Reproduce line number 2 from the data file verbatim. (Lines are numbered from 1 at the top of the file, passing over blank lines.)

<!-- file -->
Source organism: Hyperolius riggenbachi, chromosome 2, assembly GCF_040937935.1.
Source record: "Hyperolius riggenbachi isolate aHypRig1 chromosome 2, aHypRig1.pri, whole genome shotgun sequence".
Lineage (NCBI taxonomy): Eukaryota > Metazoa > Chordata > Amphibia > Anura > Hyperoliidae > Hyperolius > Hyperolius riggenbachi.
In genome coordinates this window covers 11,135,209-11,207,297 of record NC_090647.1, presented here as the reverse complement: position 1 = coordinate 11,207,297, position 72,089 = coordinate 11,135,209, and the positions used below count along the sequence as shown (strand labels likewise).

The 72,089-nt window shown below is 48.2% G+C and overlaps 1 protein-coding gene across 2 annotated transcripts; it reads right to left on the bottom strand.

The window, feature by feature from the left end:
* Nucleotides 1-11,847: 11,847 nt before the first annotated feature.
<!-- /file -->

Source record: "Hyperolius riggenbachi isolate aHypRig1 chromosome 2, aHypRig1.pri, whole genome shotgun sequence".